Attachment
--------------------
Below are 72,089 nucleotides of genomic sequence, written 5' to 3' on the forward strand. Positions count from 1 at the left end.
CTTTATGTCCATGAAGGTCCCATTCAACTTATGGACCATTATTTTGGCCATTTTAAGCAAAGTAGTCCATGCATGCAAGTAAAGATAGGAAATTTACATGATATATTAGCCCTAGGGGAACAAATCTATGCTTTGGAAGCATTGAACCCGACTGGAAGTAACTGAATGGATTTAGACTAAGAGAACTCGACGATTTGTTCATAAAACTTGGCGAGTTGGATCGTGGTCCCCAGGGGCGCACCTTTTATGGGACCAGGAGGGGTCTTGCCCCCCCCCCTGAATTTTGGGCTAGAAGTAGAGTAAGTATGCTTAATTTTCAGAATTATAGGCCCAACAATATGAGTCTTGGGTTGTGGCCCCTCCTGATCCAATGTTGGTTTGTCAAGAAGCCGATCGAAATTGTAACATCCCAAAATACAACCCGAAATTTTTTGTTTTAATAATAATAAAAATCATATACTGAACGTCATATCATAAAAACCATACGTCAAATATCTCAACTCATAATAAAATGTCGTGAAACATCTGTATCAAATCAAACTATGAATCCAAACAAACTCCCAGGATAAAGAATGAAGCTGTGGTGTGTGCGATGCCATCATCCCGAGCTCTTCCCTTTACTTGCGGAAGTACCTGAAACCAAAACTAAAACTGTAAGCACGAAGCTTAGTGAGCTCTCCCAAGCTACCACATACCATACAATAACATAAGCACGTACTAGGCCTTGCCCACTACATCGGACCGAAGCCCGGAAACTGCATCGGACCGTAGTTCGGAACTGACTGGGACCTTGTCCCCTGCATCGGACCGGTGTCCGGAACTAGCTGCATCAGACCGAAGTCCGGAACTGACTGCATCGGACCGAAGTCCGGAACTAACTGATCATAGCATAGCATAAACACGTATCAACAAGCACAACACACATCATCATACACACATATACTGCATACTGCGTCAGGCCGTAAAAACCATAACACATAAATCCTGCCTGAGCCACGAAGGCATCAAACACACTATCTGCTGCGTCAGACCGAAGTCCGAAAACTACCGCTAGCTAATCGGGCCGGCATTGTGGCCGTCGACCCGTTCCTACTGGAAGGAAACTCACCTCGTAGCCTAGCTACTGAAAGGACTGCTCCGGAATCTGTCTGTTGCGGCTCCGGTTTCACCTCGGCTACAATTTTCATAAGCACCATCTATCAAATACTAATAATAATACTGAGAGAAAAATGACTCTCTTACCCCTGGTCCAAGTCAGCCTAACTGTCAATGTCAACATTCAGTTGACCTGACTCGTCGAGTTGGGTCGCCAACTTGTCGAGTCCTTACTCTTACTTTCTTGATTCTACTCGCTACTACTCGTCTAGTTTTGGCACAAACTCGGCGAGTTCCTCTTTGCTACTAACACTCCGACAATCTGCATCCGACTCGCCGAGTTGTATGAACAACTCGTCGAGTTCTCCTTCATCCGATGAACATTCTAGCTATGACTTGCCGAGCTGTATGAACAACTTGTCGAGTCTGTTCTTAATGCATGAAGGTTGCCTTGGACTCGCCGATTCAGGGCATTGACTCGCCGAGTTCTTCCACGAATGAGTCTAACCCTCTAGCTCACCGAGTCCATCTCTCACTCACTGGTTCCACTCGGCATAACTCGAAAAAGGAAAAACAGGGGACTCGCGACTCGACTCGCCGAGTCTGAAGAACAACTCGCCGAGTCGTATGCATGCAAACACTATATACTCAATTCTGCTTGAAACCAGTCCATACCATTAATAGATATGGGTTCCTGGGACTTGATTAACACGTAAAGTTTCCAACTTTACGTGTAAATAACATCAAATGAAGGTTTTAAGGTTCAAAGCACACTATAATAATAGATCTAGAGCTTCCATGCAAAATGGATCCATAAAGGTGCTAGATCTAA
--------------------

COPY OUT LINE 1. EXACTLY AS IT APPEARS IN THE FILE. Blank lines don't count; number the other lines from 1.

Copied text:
Below are 72,089 nucleotides of genomic sequence, written 5' to 3' on the forward strand. Positions count from 1 at the left end.